The last time Jonah Bolden played college basketball, he had one of the worst seasons statswise among the 2017 NBA Draft class.
Bolden, the Bruins’ former guard/forward, averaged just 2.4 more points and 2.5 more rebounds per game in his collegiate career than LaVar Ball, who’s widely mocked in the basketball community for his uninspiring one-year tenure at Washington State.
The 6-foot-10 Aussie even averaged fewer points than Ike Anigbogu, the former UCLA forward/center whose offensive skillset and footwork could be described as belonging to a 5-year-old who just woke up from a midday nap.
Those stats wouldn’t raise any eyebrows. Yet, Bolden rose up draft boards in the weeks leading up to the NBA Draft, eventually leading to the Philadelphia 76ers selecting him with the 36th overall pick.
His out-of-nowhere rise to the NBA – from being ineligible to play as a freshman in Westwood – is due to his choice to play overseas with FMP Belgrade in the Basketball League of Serbia.
More young collegiate players – especially those who are on track to spending four lackluster years in school and are seeking a larger role on the court – should consider following a similar route: playing professionally overseas rather than transferring.
There are plenty of reasons to support this idea.
Professional players are paid to do one thing – play basketball – and they don’t have to deal with the additional stresses of college life, such as maintaining a minimum GPA or attending class. Without such distractions and an NCAA-mandated limit on the amount of practice per week, young players have the opportunity to focus on improving their skills until they are NBA-ready.
While an initial adjustment period should be expected for players moving to foreign countries, being outside their comfort zone is conducive to personal growth.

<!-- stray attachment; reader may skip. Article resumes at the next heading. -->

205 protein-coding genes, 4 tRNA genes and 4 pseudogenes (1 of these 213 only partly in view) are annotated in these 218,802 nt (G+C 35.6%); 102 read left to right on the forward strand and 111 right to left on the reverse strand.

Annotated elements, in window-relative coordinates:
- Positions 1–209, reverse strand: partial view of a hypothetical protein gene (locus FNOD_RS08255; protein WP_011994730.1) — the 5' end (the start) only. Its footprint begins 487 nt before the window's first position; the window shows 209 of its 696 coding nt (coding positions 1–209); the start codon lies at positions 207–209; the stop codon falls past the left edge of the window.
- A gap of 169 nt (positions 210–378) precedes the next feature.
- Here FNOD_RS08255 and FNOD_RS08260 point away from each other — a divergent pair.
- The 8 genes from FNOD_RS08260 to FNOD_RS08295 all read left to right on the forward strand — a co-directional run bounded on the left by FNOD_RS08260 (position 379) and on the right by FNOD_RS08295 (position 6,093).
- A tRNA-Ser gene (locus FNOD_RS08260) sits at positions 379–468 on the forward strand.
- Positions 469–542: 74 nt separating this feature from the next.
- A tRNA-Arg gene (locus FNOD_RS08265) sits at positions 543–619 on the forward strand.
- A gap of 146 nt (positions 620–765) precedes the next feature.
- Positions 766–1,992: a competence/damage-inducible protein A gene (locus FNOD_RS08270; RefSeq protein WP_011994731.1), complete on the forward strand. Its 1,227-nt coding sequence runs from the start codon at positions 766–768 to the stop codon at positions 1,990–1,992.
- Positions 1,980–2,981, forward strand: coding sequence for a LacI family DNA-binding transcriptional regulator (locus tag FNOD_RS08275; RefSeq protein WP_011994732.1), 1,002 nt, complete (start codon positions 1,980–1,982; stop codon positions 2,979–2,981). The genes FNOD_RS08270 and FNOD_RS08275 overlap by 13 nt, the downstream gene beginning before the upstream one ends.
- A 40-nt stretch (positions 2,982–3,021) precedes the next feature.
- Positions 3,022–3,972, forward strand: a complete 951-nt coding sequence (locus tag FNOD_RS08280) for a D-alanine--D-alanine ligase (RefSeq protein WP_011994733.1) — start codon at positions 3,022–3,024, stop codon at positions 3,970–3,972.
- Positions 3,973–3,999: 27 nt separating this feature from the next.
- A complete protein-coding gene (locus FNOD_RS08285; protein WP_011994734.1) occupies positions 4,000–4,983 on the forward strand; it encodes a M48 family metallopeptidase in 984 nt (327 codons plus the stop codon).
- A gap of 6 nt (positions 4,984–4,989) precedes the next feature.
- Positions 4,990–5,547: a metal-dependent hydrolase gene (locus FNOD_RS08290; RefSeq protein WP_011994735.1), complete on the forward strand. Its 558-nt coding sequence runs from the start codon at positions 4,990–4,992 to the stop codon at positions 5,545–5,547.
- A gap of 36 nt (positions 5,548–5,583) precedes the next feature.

The point of going overseas is to gain experience and improve as quickly as possible compared to slogging through multiple college seasons. Competing against and teaming up with older, seasoned veterans provides different perspectives and insight into the game.
In Bolden’s single year in Serbia, he increased his per-game averages to 12.1 points and 6.7 rebounds and earned the Adriatic League Youth Player of the Year award. He is by no means a finished NBA product – he still is just a second-round pick – but his growth from a marginal starter on a middle-of-the-road NCAA team to a legitimate NBA bench option should serve as an inspiration for collegiate players who have the physical tools to reach the pro ranks.
This is a less attractive option for highly touted high school recruits looking to play professionally straight out of high school as opposed to spending their one-and-done year in college.
Experiencing the college atmosphere and trying to win an NCAA title has benefits – a top player gets more opportunities to showcase his talents for NBA teams, and it’s undoubtedly easier to pad stats against college-age opponents rather than professionals.
But for players without the potential to be a first-round pick, their path to an NBA roster should include an overseas stop.